The last week in January 2010 will be remembered by many over the central North Island for the frequent thunderstorms that developed in the afternoon, often lasting well into the evening. Conditions changed little during the week with a slack pressure gradient over the North Island allowing afternoon sea breezes to combine with abundant low level moisture, triggering heavy showers and thunderstorms inland. Many of these storms were slow moving, prompting a number of Severe Thunderstorm Warnings as radar detected torrential rain and hail in some cells.

To illustrate the impressive number of lightning strikes that resulted, and just how widespread the thunderstorms were, here’s the North Island strike maps (courtesy MetService and Transpower) covering the afternoon and evening periods (all about 12 hours) from Monday 25th through to Thursday 28th January.

Monday 25th – more than 9,900 strikes:


Tuesday 26th – more than 32,200 strikes:


Wednesday 27th – more than 18,900 strikes:


Thursday 28th – more than 17,100 strikes:


The colours of the lightning strikes give an indication of when the strikes occurred, with each colour on these maps representing two hours worth of lightning. The times are pink and blue for early to mid-afternoon (about midday to 4pm), green and brown for late afternoon and early evening (about 4pm to 8pm) and orange and red for late evening and night (about 8pm to midnight). Armed with this knowledge you can now deduce where the lightning started in the afternoons and where the last strikes were in the evening. For example, on Wednesday some of the first strikes occurred on a line from South Taranaki to Gisborne with the last strikes of the day occurring in Waikato near Hamilton.

In addition to the colours for each lightning strike, you’ll also note different symbols on the maps. These tell us something about the nature of each strike including the charge. Cloud-to-ground strikes are plotted as a ‘plus’ or a ‘circle’ for positive and negative strikes respectively, while cloud-to-cloud strikes are plotted as a ‘square’.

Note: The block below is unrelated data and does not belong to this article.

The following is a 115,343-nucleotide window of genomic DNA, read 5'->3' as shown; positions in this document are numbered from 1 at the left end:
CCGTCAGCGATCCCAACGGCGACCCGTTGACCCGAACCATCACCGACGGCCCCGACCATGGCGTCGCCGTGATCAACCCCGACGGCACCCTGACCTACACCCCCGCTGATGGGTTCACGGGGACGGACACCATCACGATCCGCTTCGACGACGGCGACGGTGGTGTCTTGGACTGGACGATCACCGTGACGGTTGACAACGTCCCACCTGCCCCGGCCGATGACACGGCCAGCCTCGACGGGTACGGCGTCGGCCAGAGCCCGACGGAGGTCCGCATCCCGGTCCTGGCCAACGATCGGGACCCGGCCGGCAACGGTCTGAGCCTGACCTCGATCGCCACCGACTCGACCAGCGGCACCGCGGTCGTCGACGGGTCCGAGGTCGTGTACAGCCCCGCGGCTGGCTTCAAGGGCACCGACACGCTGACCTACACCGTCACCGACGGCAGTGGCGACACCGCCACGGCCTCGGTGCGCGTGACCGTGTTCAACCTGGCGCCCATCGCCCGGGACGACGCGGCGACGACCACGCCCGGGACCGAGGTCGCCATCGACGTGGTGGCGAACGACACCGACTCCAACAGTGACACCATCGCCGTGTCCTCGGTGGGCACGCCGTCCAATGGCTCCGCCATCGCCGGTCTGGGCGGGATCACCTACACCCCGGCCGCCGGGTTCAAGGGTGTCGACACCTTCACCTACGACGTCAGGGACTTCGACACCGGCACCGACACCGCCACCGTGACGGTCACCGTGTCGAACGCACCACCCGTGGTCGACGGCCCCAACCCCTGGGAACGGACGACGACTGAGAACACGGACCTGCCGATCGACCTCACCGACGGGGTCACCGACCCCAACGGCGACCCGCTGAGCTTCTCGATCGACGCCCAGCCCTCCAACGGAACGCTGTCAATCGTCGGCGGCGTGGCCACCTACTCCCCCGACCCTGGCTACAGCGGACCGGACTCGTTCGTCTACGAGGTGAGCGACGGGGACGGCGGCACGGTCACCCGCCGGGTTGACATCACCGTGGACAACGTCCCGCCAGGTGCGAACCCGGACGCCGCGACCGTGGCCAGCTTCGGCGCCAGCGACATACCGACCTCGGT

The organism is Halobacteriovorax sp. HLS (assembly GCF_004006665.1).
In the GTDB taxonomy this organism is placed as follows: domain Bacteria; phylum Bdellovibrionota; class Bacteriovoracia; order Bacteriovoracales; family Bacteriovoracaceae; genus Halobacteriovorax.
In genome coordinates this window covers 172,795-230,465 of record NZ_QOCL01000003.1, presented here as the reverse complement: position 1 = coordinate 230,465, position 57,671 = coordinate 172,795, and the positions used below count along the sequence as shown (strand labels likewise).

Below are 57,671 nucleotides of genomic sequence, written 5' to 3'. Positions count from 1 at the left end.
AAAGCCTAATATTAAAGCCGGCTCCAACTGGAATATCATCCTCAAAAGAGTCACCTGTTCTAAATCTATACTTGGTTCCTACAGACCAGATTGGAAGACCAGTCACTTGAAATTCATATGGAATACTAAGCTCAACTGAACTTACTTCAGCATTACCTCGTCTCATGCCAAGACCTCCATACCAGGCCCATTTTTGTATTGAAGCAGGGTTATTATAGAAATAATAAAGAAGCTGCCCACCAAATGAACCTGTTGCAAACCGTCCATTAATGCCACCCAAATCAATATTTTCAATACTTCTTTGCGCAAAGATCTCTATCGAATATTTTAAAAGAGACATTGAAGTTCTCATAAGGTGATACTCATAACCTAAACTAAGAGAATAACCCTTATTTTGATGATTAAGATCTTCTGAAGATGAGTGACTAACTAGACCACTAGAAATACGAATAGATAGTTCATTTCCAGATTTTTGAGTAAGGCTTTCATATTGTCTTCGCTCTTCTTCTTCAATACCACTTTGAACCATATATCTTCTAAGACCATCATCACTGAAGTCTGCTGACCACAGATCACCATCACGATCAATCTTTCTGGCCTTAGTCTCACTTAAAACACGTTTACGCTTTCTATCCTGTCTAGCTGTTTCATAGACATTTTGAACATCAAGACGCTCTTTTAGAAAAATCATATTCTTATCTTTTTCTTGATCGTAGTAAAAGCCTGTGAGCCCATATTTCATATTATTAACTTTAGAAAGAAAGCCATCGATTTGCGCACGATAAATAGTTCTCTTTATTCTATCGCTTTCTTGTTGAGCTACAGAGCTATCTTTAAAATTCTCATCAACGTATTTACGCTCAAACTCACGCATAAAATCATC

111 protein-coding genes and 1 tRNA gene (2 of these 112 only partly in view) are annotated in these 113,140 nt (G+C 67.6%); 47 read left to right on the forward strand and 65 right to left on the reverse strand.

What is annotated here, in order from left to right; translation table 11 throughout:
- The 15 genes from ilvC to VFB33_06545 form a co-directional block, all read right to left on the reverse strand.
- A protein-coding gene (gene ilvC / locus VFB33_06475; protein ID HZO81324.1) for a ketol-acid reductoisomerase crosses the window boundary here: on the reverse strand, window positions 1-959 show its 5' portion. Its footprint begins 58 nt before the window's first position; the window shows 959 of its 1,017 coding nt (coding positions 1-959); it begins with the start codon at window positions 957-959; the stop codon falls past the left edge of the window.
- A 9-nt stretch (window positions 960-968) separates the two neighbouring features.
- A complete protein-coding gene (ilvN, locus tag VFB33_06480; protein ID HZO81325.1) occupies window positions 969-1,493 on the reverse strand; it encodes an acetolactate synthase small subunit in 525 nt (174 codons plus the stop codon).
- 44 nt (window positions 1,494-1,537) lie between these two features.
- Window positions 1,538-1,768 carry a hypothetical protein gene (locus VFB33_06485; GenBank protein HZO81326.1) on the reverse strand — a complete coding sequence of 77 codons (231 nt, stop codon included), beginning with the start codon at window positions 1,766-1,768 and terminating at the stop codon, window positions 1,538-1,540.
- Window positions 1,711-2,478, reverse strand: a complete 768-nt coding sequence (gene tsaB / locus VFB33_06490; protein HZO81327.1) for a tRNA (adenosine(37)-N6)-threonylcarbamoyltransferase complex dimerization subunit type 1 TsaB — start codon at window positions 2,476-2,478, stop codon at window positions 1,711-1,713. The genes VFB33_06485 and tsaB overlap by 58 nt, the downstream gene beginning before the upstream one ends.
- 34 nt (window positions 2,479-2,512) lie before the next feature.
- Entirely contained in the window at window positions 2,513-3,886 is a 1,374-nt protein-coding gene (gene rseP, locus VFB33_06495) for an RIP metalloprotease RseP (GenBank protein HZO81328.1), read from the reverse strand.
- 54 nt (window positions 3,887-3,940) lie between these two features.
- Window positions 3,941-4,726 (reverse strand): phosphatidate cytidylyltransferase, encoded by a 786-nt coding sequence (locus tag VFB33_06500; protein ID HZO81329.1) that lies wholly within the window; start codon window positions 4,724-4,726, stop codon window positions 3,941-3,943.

While it’s not unusual to get afternoon and evening thunderstorms in summer, this week certainly stands out as a particularly active period with a large number of strikes on four consecutive days. And as I write this on Friday afternoon we are again expecting more thunderstorms inland over the North Island today (but perhaps not as many strikes as the above examples).

Lastly, I’ll leave you with a nice example of a large thunderstorm with anvil seen over the Wairarapa on Wednesday 27 January. I took this  panorama from the roof of the MetService building at about 7:25pm:

Click for full size image.

The Thunderstorm in History

One of the pleasures of reading history is coming across stories about the weather. Thunderstorms often figure in these. One of the most dramatic examples was recorded in the sixth century AD, by Gregory, Bishop of Tours, in his Historia Francorum (The History of the Franks).

In AD 536 there were three rulers of Frankish kingdoms: Childebert, the king of Paris; his brother Lothar, the king of Soissons; and the brother’s nephew Theudebert, the king of Metz. Childebert and Theudebert joined forces and set out with a large army to attack Lothar, who retreated to a fortified position on a hilltop. Hearing of the imminent battle, Queen Clothild, mother of Childebert and Lothar, went to the tomb of Saint Martin and prayed through the night for divine intervention to prevent her sons fighting.

The next morning, before battle preparations had been completed, a terrific thunderstorm laid waste to the aggressor’s camp. Tents were blown down, gear was scattered and horses driven away by hail and lightning. The hailstones were so large and pelted down with such force that many soldiers, including the two kings, were cut by them, driven to the ground and forced to shelter beneath their shields. Meanwhile, Lothar and his army were untouched by the thunderstorm. Accepting the event as divine chastisement, Childebert and Thuedebert did penance to God begging forgiveness for attacking their own kith and kin, then sued for peace and concord, which Lothar granted. Lothar’s dynasty prospered, leading eventually to the unification of France and the rule of Charlemagne.